Debunking 5 of the Most Popular Yet Damaging Retirement Myths

Saving for retirement can be a very stressful topic for many Americans. We want to have enough money to live without worries during our retirement years, but many of us do not feel like we are in a position to save adequately at the current point in our careers.


This stress can be exacerbated by the many prevailing myths and pieces of bad advice about saving for retirement. This misinformation can cause us to make poor investment decisions or panic about the good decisions that we have already made.

Understanding the myths out there can help people approach their own portfolios in a more balanced manner and make the best decisions for their future. Some of the biggest myths that need debunking include the following:

1. Monthly expenses decrease in retirement.

When thinking logically, it makes sense that your expenses would decrease after retirement. After all, you will have paid off many major bills and loans, and you will not incur daily expenses such as commuting to work.

However, many people end up replacing old expenses with new ones. For example, while retirees may not drive to work every day, they will still drive to volunteer, see friends, or engage in extracurriculars. Meanwhile, reduced household expenses are often replaced by the cost of new hobbies and travel.

In truth, about 20 percent of new retirees do see their expenses go down, but another 20 percent will actually experience an increase in spending. The majority of retirees will spend about the same. In other words, you should not bank on spending less once you retire. Making a personal expected budget can help you figure out your likely monthly spending.

2. Withdrawing 4 percent makes savings last.

One of the common rules of thumb when it comes to retirement savings is to withdraw 4 percent in the first year and then slightly more each subsequent year to adjust for inflation. In theory, this rule avoids touching the principal and allows you to live off interest alone.

While this guidance is good as a rule of thumb, you should not be dogmatic about it. Sometimes, it is necessary to touch the principal—after all, that’s why you saved the money in the first place. People may carry this mentality into retirement from their employed days. In truth, employees should avoid pulling on retirement as much as possible, but that rule does not hold in retirement. Many people will need to pull on their principal at some point, and they should not feel bad about doing so.

3. Annuities will provide guaranteed income.

retirement savings

A large number of people turn to annuities once they have maxed out their savings in their 401(k), individual retirement account, and pension plan. Retirees often see annuities as a source of guaranteed income, but that is not actually the case. If the insurance company issuing the annuity fails, then that person will no longer have that income. Resolution of failure will not include continued coverage of annuity payouts. This consideration is important since regulators are now allowing insurance companies to take on more risk, which makes it more possible for an annuity to fail.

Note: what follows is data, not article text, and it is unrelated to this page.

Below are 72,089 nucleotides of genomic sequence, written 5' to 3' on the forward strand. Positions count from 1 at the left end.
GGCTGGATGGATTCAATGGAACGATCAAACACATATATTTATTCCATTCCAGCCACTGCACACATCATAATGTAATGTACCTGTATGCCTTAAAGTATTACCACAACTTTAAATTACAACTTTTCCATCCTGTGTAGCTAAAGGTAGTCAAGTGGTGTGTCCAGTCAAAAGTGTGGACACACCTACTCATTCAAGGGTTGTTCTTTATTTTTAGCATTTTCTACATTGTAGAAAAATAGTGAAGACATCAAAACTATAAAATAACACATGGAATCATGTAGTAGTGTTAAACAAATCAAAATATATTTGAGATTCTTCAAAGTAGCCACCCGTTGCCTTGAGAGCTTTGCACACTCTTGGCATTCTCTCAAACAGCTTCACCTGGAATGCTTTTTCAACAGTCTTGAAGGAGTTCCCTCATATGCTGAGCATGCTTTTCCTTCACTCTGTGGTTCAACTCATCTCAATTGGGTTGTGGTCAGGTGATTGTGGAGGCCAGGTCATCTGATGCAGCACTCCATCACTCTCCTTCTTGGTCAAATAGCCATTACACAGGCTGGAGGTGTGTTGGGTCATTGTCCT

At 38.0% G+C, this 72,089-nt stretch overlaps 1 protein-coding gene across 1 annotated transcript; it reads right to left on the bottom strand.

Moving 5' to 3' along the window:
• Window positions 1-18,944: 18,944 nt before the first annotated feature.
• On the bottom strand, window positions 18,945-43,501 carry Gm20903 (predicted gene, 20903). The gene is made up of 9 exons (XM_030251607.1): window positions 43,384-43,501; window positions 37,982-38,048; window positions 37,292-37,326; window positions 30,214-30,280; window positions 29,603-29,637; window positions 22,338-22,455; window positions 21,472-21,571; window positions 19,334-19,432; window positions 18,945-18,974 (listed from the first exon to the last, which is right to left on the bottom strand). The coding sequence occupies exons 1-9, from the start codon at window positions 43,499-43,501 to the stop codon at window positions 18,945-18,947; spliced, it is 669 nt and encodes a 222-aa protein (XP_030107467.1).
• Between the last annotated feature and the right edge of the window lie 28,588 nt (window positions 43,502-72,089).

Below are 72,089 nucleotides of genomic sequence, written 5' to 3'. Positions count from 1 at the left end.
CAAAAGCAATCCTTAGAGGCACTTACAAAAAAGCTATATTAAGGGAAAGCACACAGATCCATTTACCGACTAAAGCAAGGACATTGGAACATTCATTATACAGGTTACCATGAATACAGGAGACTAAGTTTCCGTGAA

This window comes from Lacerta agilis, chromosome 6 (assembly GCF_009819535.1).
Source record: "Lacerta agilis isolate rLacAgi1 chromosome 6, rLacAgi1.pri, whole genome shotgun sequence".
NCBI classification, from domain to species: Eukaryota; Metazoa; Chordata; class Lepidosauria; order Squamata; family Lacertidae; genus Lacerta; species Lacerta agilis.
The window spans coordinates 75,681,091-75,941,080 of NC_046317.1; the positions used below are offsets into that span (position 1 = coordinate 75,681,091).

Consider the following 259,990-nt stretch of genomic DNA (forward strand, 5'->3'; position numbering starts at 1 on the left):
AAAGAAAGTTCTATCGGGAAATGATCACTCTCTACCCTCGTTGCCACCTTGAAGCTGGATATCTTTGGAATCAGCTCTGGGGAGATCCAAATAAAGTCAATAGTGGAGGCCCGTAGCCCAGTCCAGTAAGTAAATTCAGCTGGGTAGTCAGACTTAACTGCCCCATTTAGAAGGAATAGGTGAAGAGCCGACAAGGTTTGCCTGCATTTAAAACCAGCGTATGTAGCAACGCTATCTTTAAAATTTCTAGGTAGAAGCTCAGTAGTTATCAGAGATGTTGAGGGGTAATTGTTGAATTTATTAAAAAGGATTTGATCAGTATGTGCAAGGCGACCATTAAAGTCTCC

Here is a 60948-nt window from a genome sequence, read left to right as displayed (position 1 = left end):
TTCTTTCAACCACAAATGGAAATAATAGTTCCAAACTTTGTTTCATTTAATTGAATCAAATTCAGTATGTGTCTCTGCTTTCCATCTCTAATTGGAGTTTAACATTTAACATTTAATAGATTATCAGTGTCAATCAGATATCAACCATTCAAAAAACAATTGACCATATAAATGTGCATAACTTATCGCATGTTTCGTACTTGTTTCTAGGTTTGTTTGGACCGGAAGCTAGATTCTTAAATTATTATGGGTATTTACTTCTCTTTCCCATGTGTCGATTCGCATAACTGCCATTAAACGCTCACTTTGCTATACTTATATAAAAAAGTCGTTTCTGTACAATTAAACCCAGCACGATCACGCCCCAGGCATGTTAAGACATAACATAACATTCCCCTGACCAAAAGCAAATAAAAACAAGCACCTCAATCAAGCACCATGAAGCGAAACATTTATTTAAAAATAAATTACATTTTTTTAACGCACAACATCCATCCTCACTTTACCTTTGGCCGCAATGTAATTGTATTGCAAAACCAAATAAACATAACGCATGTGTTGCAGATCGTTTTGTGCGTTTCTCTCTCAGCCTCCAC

Recently, the International Monetary Fund warned that life insurers were making risky investments that could threaten solvency. Moreover, these investments are being made because the companies are having difficulty keeping up with their future financial obligations.

4. You need $1 million saved before you can retire.

Whenever people try to put a specific number on the amount needed to retire, it is based on an ambiguous formula. The truth is that everyone will need different amounts depending on the lifestyle that they want in retirement as well as the financial obligations they will have.

Rather than picking an arbitrary goal, it makes sense to think critically about what you want after retirement and create a budget to guide savings. One of the most frequently quoted numbers is $1 million. While this can be enough for some people, others may need more, especially when factoring in inflation.

People who do not plan to retire for a decade or more will likely need to save more than $1 million, but it makes the most sense to figure out a personal goal rather than choosing an arbitrary number.

5. You can make up retirement savings later in life.

Many people choose to put off contributing to their 401(k) because they put other financial goals first. While it is possible to catch up with savings to some degree, doing so often means making sacrifices and working extra hard. Even people with a modest income should aim to save something toward the future, given the power of compounding interest. Money saved early will help the nest egg grow more over time, but catching up later on means contributing even more to the account than you would have if you started early.